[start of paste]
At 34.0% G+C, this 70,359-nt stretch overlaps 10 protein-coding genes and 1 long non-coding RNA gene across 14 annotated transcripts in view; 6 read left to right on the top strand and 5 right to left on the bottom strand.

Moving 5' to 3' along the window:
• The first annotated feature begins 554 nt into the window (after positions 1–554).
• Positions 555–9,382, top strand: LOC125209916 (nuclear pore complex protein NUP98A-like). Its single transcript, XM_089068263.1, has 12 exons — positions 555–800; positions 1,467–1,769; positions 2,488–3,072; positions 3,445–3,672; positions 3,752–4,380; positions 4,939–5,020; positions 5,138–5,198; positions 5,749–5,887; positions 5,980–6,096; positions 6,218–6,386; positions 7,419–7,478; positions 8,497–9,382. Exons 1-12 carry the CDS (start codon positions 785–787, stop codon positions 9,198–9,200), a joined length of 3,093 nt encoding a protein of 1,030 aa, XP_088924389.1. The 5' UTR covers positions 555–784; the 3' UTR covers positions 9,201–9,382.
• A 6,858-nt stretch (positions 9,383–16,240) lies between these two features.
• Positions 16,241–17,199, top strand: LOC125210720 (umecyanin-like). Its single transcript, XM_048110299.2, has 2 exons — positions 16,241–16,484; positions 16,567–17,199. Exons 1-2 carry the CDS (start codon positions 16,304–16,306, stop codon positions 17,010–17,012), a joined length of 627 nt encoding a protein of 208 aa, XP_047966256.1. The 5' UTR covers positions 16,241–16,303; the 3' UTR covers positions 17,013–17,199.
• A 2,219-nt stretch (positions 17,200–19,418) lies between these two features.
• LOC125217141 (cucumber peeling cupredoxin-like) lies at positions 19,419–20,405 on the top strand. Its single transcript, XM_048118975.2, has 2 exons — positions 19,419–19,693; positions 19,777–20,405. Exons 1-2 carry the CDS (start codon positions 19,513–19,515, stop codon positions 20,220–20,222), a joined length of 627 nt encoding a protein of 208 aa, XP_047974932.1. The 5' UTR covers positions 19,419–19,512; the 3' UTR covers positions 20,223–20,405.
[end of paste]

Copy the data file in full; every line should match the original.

At 34.0% G+C, this 70,359-nt stretch overlaps 10 protein-coding genes and 1 long non-coding RNA gene across 14 annotated transcripts in view; 6 read left to right on the top strand and 5 right to left on the bottom strand.

Moving 5' to 3' along the window:
• The first annotated feature begins 554 nt into the window (after positions 1–554).
• Positions 555–9,382, top strand: LOC125209916 (nuclear pore complex protein NUP98A-like). Its single transcript, XM_089068263.1, has 12 exons — positions 555–800; positions 1,467–1,769; positions 2,488–3,072; positions 3,445–3,672; positions 3,752–4,380; positions 4,939–5,020; positions 5,138–5,198; positions 5,749–5,887; positions 5,980–6,096; positions 6,218–6,386; positions 7,419–7,478; positions 8,497–9,382. Exons 1-12 carry the CDS (start codon positions 785–787, stop codon positions 9,198–9,200), a joined length of 3,093 nt encoding a protein of 1,030 aa, XP_088924389.1. The 5' UTR covers positions 555–784; the 3' UTR covers positions 9,201–9,382.
• A 6,858-nt stretch (positions 9,383–16,240) lies between these two features.
• Positions 16,241–17,199, top strand: LOC125210720 (umecyanin-like). Its single transcript, XM_048110299.2, has 2 exons — positions 16,241–16,484; positions 16,567–17,199. Exons 1-2 carry the CDS (start codon positions 16,304–16,306, stop codon positions 17,010–17,012), a joined length of 627 nt encoding a protein of 208 aa, XP_047966256.1. The 5' UTR covers positions 16,241–16,303; the 3' UTR covers positions 17,013–17,199.
• A 2,219-nt stretch (positions 17,200–19,418) lies between these two features.
• LOC125217141 (cucumber peeling cupredoxin-like) lies at positions 19,419–20,405 on the top strand. Its single transcript, XM_048118975.2, has 2 exons — positions 19,419–19,693; positions 19,777–20,405. Exons 1-2 carry the CDS (start codon positions 19,513–19,515, stop codon positions 20,220–20,222), a joined length of 627 nt encoding a protein of 208 aa, XP_047974932.1. The 5' UTR covers positions 19,419–19,512; the 3' UTR covers positions 20,223–20,405.